An added complication: more and more subprime customers are signing up for credit cards, increasing the amount of credit available to them and adding to their already fragile finances.

Data from Equifax shows that in the first three months of 2022, approximately 3.95 million traditional credit cards were issued to consumers with a VantageScore 3.0 credit score of less than 620. These credit cards are generally considered subprime accounts. According to Equifax, the number of new cards issued to subprime consumers increased by 18.3% compared to the same period in 2021.

Even more amazing number, these new cards represent a total credit limit of $3.29 billion. That’s 42.7 percent more than at the same time in 2021, says Equifax.

Landscape for general purpose subprime credit cards

cards issued 3.38 million 3.95 million
total credit limit $2.37 billion $3.29 billion
Share of all newly issued cards 21.2% 23%
Average credit limit $681 $865

“One glimmer of hope is that the average FICO credit score for Americans has risen to an all-time high in recent years,” McClary says. “That means some subprime cardholders may have a new credit rating that qualifies them for cheaper interest rates.”

Credit bureau Experian reported in February that the average FICO credit score in the US rose to a record high of 714 in 2021. A score of 714 falls into the FICO category of good.

Are subprime borrowers in trouble?

Nonetheless, Bossler says some subprime cardholders may be heading for trouble given the current economic climate. In June, the US inflation rate rose to 9.1 percent, the highest level since 1981.

“A lot of the people we talk to at GreenPath are looking for ways to deal with inflation,” says Bossler. “The increased prices of everyday necessities, from gas to groceries to utilities – and the use of credit cards for these expenses – can lead to greater financial strains. We have identified a great need for budgeting and support services. Many of our customers are still facing lost income and jobs.”

GreenPath notes some worrying trends among subprime consumers and other borrowers, including:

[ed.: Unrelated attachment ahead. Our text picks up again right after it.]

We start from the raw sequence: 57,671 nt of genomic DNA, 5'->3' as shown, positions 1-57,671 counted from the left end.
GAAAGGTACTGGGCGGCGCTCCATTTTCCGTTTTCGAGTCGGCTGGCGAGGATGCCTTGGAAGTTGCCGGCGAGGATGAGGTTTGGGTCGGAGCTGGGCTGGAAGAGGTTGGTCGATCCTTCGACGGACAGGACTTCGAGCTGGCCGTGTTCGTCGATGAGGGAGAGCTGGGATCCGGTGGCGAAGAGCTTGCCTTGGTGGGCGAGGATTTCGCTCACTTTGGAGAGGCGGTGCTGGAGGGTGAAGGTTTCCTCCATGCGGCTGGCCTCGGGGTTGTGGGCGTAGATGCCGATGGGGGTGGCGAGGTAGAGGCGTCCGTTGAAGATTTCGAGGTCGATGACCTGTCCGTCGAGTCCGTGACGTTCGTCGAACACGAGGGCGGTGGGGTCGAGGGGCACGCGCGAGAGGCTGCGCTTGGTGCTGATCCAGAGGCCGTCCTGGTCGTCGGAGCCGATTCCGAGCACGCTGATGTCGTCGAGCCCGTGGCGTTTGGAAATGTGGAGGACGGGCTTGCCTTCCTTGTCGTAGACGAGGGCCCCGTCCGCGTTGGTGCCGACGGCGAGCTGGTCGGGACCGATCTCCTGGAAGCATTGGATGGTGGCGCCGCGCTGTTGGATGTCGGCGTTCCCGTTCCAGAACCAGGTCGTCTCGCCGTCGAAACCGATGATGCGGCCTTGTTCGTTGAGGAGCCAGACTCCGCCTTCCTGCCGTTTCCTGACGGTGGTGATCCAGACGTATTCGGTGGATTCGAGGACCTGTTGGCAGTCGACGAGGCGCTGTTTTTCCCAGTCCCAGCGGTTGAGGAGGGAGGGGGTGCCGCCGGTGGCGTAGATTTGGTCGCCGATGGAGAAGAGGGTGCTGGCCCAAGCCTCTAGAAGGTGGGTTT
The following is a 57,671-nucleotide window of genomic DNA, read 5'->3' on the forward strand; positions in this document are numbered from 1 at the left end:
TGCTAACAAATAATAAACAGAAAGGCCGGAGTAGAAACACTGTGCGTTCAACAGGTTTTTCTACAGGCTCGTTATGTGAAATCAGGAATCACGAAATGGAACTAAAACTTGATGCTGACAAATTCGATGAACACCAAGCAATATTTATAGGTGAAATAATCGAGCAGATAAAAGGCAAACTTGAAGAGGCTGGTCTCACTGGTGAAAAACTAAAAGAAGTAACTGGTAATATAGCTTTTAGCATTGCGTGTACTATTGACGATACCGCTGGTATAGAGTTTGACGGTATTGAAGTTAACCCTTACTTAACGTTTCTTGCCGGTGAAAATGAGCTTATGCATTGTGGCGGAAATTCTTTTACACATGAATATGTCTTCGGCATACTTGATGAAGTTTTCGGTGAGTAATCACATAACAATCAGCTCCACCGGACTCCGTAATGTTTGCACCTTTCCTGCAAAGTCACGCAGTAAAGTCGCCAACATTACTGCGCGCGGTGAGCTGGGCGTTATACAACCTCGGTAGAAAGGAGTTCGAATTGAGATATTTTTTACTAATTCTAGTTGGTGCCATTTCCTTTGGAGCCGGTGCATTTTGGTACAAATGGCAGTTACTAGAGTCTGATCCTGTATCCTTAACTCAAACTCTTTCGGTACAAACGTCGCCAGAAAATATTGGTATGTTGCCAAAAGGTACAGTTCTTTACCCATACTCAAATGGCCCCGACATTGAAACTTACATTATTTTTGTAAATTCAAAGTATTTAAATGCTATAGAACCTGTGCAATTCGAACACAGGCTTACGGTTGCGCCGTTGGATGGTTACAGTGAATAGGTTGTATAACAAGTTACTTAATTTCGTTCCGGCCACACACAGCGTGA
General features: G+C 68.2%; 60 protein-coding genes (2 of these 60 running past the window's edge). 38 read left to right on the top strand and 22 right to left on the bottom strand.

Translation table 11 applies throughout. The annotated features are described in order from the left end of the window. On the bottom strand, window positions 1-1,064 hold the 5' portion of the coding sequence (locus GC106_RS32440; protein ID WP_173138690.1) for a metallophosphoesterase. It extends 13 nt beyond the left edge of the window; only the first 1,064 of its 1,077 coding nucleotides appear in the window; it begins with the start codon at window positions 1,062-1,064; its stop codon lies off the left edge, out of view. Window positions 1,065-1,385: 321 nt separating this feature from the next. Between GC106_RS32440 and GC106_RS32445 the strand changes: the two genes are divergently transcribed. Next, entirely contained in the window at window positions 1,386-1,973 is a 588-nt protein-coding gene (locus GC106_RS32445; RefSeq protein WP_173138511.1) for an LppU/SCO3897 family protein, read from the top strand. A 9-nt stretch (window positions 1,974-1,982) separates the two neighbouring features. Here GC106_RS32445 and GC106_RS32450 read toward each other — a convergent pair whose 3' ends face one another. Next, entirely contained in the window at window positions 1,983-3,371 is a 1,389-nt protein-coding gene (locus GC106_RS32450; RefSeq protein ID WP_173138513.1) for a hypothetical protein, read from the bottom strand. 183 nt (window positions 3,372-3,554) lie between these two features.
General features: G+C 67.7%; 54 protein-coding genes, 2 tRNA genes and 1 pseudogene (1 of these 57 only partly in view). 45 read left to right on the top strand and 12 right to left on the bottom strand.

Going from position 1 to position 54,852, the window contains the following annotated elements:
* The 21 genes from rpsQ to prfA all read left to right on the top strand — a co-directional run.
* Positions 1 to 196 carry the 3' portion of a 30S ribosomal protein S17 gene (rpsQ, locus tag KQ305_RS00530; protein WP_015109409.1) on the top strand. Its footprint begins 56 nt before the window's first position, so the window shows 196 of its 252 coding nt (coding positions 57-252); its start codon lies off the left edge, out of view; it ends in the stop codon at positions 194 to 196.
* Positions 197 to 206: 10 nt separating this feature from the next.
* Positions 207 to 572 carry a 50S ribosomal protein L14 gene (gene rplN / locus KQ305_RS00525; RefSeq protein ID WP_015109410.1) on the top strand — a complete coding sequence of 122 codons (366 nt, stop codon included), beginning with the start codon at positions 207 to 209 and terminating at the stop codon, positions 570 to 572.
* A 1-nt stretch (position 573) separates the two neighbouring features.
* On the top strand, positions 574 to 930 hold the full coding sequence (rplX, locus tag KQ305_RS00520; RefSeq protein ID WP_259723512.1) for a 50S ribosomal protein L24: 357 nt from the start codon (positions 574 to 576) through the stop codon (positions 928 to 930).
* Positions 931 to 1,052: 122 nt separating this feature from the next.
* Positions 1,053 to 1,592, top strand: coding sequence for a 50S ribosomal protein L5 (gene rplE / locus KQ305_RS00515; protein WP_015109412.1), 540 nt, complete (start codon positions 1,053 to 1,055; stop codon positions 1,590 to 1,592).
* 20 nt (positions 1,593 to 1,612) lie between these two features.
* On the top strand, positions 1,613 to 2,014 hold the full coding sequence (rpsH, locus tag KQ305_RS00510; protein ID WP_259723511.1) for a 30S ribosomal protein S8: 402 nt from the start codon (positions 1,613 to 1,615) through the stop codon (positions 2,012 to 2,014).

How subprime borrowers can avoid danger

Unfortunately, according to Bossler, the opportunities for subprime consumers to turn things around are limited. While someone with a higher credit rating might be able to get a low-interest debt consolidation loan or a balance transfer, these solutions might be off-limits for subprime borrowers.

While these options may be out of reach for now, subprime borrowers can take these steps to stay out of – or get out of – a financial squeeze with credit card debt:

  1. Pay at least the minimum amount due each month. “The longer you have a balance, the more interest you pay,” says McClary.
  2. Pay bills on time. Payment history accounts for 35 percent of your FICO score, making it the most important assessment factor.
  3. Use less than 30 percent of your available balance. The amount of debt you owe makes up 30 percent of your FICO score.
  4. Reduce credit card debt. Carrying on a lot of debt or carrying balances on credit cards for a long time can take a toll on your credit score.
  5. Check your credit reports and credit scores regularly. A number of financial services companies offer both for free.
  6. Contact your credit card issuer if you’re concerned about missing a payment. The Company may change your due date or make different payment arrangements.

Contact a nonprofit credit counseling center if you need help managing your credit card debt.